Tam Dixon Lutz
MPH, MHA, CPST
She has spent over 25 years working in public health in Indian Country, including over 20 years at the NPAIHB in maternal child health, chronic disease and motor vehicle injury focused projects, studies and surveillance. Lutz serves as the NW Tribal EpiCenter’s Project Director forWEAVE-NW, funded through the CDC’s Good Health and Wellness in Indian Country (GHWIC)initiative and Native Boost: Addressing Barriers to Childhood Immunization through Communication and Education”, a CDC funded Tribal public health capacity project. Additionally, Ms. Lutz is currently the Co-Principal Investigator for two of NW Tribal EpiCenter’s NIH funded studies including “NW Tribal Collaboration to Improve the Use Motor Vehicle Data,” grant, and “Investigating Maternal Opioid Use, Neonatal Abstinence Syndrome and Response in NW Communities.” Lutz is an experienced field researcher, a developing epidemiologist, with broad experience in maternal child health at the NPAIHB and at home at her Tribe. She has directed other projects at the NPAIHB including the very successful Native CARS Study, Toddler Obesity and Tooth Decay Prevention Study and the Indian Community Health Profile Project. As a Project Director, Ms. Lutz has participated in all aspects of the project and managed the project on a day-to-day basis. She has been responsible for communicating with tribes, supervising and mentoring staff, provide broad expertise to the subject area approaches of the projects, developing collaborations, and communicating and reporting to funder. Tam, her husband Ed, and their two children and three dogs live in Beaverton, Oregon, where she enjoys cheering from the sideline as she watches her children participate in sports, participating in the annual Tribal canoe journeys, and spending time with family.
B.S. M.A. Public Health
Food Sovereignty Project Manager
Food Sovereignty Project Manager. Nora graduated from Oregon State University with a Bachelor of Science degree in Public Health focused in Health Promotion and Health Behavior. In addition, she holds a Masters of Public Health degree focused on Health Management and Policy from PortlandState University. Nora is passionate aboutfood sovereignty/systems,health promotion, nutrition education, youth leadership development, youth engagement, and multi-sector collaboration for public health prevention activities. She is currently coordinating the efforts of the NW Tribal Food Sovereignty Coalitionand is the Chair of the Oregon Community Food Systems Network.”
biostatistician and program evaluation specialist. Whileat NWTEC, she has served as the research assistant and biostatistician on a multi-site cancer research study, conducted record linkages to improve race data quality in epidemiologic surveillance data systems, and designed and implemented program evaluationsfor a range of chronic disease prevention efforts. As the Program Evaluation Specialist, Ms. Dankovchik provides training and technical assistance to NW tribes to build their capacity in practical evaluation that reflects each tribe’s unique culture and allows the community to assess and improve chronic disease prevention efforts.Ms. Dankovchik was born in Canada but now lives in Southwest Portland with her husband, daughter and son.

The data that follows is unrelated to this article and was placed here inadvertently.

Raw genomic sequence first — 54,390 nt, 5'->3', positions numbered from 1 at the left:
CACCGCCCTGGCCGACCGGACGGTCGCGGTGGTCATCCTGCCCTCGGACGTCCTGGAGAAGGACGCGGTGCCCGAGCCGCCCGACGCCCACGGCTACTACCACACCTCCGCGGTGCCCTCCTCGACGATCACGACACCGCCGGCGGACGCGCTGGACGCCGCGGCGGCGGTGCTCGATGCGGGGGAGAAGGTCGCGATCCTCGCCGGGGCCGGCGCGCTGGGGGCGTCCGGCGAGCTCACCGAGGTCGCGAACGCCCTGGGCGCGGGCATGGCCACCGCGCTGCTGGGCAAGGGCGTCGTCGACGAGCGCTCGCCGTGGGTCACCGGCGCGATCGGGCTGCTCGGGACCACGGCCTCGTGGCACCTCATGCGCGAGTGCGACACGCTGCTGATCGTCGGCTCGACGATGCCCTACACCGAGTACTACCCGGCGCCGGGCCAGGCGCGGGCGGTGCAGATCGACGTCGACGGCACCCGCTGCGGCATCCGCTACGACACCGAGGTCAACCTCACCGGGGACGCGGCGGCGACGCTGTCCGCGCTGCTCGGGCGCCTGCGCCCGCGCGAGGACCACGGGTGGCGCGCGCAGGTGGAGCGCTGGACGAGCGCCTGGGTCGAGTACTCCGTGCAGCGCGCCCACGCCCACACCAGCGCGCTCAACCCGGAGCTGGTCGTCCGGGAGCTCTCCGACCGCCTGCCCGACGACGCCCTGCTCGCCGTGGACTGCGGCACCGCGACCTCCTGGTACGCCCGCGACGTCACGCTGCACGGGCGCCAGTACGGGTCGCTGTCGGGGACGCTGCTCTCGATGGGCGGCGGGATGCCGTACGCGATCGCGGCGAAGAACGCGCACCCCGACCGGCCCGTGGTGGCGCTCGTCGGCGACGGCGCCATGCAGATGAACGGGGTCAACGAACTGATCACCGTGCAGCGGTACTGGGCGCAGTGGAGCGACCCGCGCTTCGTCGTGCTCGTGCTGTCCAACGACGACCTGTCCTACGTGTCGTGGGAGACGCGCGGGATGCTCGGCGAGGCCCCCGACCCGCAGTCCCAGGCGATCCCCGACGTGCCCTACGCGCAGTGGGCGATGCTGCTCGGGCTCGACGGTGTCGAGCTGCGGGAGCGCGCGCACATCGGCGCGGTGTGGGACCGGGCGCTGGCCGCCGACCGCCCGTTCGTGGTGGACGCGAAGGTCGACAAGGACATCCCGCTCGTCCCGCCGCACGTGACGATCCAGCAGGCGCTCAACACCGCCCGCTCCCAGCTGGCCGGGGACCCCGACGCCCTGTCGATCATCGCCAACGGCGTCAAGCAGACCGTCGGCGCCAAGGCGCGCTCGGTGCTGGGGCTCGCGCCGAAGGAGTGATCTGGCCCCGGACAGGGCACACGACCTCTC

WEAVE-NW Project Assistant
As a Project Assistant Mrs. Jensen communicateswith NW Tribes regarding funding opportunities, contract support, conferences, website and technical support. Chelsea and her husband live in Oregon City with their daughter, son and dog. As a family they love to go to the beach, camping, hiking, dirt bike ridingbut most of all enjoy family gatherings.
Klamath, Modoc tribal citizen
A Klamath, Modoc tribal citizen, health professional and social worker with a clear personal and professional goal to do work that will improve the health status of Native American people, especially members of my own tribal community. My interests and work are committed to developing programs and policies that will support my community and address the persistent health disparities that my community experiences. A current graduate student in the School of Social work at Portland State University, I am determined to become a qualified Indigenous social worker who will lead programs and shape policies that best meet the needs of my people and future generations. I am passionate about social justice, Indigenous rights, and committed to educating others on the commitment to understand and address health inequities experienced by disadvantaged populations of color, especially Native American peoples. When I am not working or in school, I love to spend time with my two young-adult daughters who inspire me to live each moment of my life more mindfully. I live each day by faith, enjoy journaling, dancing, gardening and taking long walks.
study. Ms. Jimenez earned her Bachelor’s degree in Biology from Concordia University and a Master’s ofPublic Health from Oregon Health & Science University (OHSU). Asa Research Managerfor the NPAIHB, Ms. Jimenezsupportstribes in community-led projects, including improving child passenger safety, pre-teen oral health, utilizing motor vehicle injury data to inform tribal road safetyand maternal childhealth. Ms. Jimenez serves as a key person in communicating with Tribal partnersandhelps lead coding and presentation of qualitative data includingfacilitating the development of Tribal-led media materials, which include radio and television public service announcements and social media related to maternal child health.Ms. Jimenez valuesa framework grounded in health equity with a focus on the social determinants of health; a place where collaboration takes place across geography, language and culture –moving from acknowledgement into collective action.Candice and her husband live in Portland, ORwith their familywhere they enjoy the vibrantfood culture and love for nature.